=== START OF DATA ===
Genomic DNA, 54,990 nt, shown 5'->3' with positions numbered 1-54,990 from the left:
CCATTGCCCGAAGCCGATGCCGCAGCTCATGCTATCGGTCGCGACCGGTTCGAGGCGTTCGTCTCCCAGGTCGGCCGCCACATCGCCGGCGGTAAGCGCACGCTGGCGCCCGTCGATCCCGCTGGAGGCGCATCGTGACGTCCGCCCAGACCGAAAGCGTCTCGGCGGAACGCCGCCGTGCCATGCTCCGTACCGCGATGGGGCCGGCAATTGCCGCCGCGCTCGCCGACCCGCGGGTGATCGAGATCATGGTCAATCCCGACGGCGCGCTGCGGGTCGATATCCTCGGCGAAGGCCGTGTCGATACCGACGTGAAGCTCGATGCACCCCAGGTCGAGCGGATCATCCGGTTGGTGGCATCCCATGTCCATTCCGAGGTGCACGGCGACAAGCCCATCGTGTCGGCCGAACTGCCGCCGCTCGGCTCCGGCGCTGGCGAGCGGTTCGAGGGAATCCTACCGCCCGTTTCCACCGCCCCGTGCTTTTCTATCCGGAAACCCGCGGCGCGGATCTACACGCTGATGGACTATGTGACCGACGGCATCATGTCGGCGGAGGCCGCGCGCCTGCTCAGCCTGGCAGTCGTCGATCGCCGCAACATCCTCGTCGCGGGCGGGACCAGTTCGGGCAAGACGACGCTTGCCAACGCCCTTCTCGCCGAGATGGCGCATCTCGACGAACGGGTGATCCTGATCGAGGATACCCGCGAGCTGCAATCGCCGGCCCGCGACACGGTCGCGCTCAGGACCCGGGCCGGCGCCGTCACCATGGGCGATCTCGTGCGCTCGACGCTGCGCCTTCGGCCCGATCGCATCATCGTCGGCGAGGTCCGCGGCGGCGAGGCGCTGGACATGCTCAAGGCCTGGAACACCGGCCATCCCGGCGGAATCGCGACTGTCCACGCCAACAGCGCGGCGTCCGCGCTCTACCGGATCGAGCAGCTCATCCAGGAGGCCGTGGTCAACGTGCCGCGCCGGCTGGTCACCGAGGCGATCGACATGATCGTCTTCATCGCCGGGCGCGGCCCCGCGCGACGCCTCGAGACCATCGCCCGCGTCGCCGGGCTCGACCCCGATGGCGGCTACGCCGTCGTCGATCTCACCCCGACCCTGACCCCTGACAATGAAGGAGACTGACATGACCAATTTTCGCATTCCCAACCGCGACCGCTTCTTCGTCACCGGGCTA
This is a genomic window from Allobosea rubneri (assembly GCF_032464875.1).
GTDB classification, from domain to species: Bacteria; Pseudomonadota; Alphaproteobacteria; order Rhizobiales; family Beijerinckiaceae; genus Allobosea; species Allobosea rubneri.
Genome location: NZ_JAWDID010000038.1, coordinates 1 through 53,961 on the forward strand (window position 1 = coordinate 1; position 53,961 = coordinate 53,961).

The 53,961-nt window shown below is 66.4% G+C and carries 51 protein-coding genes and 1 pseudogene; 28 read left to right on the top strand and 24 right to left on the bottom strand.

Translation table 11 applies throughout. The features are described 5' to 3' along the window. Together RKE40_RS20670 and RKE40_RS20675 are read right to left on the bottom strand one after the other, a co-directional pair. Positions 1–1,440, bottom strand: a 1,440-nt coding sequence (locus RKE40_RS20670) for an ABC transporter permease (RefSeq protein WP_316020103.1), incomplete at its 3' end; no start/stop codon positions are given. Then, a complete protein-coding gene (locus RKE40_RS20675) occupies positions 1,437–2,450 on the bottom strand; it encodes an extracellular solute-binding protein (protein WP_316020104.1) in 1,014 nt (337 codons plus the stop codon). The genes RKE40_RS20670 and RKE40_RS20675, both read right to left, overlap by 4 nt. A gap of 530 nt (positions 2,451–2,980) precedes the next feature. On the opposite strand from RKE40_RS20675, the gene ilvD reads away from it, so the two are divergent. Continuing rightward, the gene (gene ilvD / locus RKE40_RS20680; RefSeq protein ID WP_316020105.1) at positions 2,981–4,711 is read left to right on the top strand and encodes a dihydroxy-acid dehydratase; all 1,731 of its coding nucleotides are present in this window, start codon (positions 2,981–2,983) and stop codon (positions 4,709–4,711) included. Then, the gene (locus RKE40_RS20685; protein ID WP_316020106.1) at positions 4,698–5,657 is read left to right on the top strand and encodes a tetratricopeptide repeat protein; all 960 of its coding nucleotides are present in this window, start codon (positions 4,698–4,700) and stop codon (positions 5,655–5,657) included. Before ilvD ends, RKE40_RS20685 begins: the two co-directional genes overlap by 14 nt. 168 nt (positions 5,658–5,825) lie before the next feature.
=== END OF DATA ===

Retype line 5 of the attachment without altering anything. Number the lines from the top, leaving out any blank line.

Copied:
Genome location: NZ_JAWDID010000038.1, coordinates 1 through 53,961 on the forward strand (window position 1 = coordinate 1; position 53,961 = coordinate 53,961).